A number of abnormal but relatively harmless skin growths may be precursors of skin cancer. They are important to recognize because they are a warning sign of potential skin cancer.
The term "precancerous" is used because these abnormal areas of skin are more likely to turn malignant than healthy skin. Precancerous growths (lesions) are visible to the naked eye, and they look different from normal cells when examined under a microscope. Regardless of appearance, any change in a preexisting skin growth, or the development of a new growth or open sore that fails to heal, should prompt an immediate visit to a physician. If it is a precursor condition early treatment will prevent it from developing into SCC. Generally all that is needed is a simple surgical procedure or application of a topical chemotherapeutic agent.
Basal cell carcinoma (BCC) is the most common form of cancer. Basal cells line the deepest layer of the epidermis, and basal cell carcinomas are malignant growths that arise in this layer.
Basal cell carcinoma can usually be diagnosed with a simple biopsy and is fairly easy to treat when detected early. However, 5 to 10 percent of BCCs can be resistant to treatment or locally aggressive, damaging the skin around them and sometimes invading bone and cartilage. When not treated quickly they can be difficult to eliminate.
Fortunately, this is a cancer that has an extremely low rate of metastasis and although it can result in scars and disfigurement it is not usually life threatening.
The sun is responsible for over 90 percent of all skin cancers, including BCCs, which occur most frequently on the sun-exposed areas of the body: face, ears, neck, scalp, shoulders and back.
Squamous cell carcinoma (SCC) is the second most common form of skin cancer. It arises in the squamous cells that compose most of the upper layer of the skin. Most SCCs are not serious, but if overlooked they are harder to treat and can cause disfigurement. While 96 to 97 percent of SCCs are localized the small percentage of remaining cases can spread to distant organs and become life-threatening.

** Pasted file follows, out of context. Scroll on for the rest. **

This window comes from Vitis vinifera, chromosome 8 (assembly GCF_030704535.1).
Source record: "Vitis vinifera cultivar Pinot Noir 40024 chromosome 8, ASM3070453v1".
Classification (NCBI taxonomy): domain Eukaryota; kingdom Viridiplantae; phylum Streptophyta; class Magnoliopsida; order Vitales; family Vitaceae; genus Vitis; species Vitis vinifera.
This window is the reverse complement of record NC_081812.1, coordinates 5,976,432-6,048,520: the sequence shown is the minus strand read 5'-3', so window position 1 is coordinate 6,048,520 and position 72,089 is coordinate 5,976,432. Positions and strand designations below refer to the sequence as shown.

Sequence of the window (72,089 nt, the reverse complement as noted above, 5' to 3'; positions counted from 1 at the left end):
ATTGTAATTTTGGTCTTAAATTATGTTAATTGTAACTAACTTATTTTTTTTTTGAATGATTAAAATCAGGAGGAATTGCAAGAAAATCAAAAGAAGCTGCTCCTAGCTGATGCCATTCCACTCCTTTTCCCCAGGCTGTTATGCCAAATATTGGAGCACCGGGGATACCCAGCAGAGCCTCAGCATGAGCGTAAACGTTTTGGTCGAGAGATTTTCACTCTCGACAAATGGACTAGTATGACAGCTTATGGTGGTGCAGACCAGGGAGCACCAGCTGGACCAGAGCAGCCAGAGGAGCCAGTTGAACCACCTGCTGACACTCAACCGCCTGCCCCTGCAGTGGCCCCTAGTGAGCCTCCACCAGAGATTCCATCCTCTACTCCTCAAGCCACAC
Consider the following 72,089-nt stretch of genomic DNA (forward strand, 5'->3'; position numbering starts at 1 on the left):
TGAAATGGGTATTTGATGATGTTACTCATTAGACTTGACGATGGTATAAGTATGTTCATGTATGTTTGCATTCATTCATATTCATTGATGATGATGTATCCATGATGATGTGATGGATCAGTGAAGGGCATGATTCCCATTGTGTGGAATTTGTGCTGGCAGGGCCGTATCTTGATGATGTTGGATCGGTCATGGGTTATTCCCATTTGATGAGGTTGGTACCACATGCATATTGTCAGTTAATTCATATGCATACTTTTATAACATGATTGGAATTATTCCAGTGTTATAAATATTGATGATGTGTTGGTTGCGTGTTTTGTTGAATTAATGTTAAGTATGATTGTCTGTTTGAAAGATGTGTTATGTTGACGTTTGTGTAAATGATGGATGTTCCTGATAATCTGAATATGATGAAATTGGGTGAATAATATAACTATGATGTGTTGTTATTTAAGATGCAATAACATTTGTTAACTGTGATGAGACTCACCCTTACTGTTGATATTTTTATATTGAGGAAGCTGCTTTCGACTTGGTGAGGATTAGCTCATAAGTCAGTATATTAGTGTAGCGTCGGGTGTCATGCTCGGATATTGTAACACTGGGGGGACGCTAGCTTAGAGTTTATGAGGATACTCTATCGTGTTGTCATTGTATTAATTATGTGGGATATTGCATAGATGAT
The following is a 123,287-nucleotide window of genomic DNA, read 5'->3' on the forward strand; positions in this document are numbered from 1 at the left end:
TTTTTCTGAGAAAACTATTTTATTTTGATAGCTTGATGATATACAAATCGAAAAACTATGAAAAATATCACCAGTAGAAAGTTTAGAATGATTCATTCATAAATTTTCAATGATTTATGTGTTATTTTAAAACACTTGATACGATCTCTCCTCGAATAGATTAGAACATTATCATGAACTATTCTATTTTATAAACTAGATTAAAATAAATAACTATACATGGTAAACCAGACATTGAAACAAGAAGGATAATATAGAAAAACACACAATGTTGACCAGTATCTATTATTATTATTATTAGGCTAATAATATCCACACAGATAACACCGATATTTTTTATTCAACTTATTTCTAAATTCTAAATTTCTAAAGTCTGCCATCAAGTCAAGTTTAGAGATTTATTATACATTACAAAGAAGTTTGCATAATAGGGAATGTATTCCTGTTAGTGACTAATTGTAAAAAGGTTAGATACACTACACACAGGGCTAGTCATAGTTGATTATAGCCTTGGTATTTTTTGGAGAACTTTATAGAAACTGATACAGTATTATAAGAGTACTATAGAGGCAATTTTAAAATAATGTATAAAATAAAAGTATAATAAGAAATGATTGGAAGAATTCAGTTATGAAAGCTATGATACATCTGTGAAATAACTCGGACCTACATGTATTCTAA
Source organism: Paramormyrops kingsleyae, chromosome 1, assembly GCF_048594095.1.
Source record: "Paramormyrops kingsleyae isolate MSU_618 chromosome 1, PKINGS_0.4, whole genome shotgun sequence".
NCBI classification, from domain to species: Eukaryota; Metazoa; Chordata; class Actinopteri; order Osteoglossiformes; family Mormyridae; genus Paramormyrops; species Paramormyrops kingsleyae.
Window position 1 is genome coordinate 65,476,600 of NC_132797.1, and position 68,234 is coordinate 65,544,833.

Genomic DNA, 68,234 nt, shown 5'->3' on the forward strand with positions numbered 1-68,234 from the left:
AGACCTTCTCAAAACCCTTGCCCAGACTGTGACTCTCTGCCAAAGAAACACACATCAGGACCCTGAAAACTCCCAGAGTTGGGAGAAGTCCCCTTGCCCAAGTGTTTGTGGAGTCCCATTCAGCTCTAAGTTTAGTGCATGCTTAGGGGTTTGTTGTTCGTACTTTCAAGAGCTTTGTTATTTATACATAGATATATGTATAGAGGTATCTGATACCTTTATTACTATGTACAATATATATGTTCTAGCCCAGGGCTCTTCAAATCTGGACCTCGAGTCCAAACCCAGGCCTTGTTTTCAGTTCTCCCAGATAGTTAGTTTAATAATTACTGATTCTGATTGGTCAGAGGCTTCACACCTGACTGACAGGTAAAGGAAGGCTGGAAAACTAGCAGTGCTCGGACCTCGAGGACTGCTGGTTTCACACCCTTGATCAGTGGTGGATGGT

As with BCC, most cases of squamous cell carcinoma are caused by chronic overexposure to the sun. SCCs may also occur where skin has suffered certain kinds of injury: burns, scars, long-standing sores, sites previously exposed to X-rays or certain chemicals. In addition, chronic skin inflammation or medical conditions that suppress the immune system over an extended period of time may encourage development of the disease.
Melanoma is the most serious form of skin cancer. If recognized and treated early it is nearly 100 percent curable, but if not the cancer can advance to other parts of the body where it becomes hard to treat and can be fatal. While it is not the most common of the skin cancers, it causes the most deaths. The American Cancer Society estimates that in 2009, there will be 8,420 fatalities in the U.S.
Melanoma is a malignant tumor that originates in melanocytes, the cells which produce the pigment melanin that colors our skin, seborrheic dermatitis, atopic dermatitis,Irritant dermatitis,Contact dermatitis, and eyes. The majority of melanomas are black or brown, however some melanomas are pink, red, purple, blue or white.
Everyone is at risk for melanoma, however heredity plays a major role. About one of every ten patients diagnosed with the disease has a family member with a history of melanoma. If melanoma is present in your family, you can protect yourself and your children by being particularly vigilant in watching for the early warning signs and finding the cancer when it is easiest to treat.
If a mole or pigmented area of the skin changes or looks abnormal, the following tests and procedures can help detect and diagnose melanoma:
• Skin examination: A doctor or nurse examines the skin to look for moles, birthmarks, or other pigmented areas that look abnormal in color, size, shape, or texture.
• Biopsy: A local excision is done to remove as much of the suspicious mole or lesion as possible. A pathologist then looks at the tissue under a microscope to check for cancer cells.
Because melanoma can be hard to diagnose, patients should consider having their biopsy sample checked by a second pathologist. Suspicious areas should not be shaved off or cauterized.
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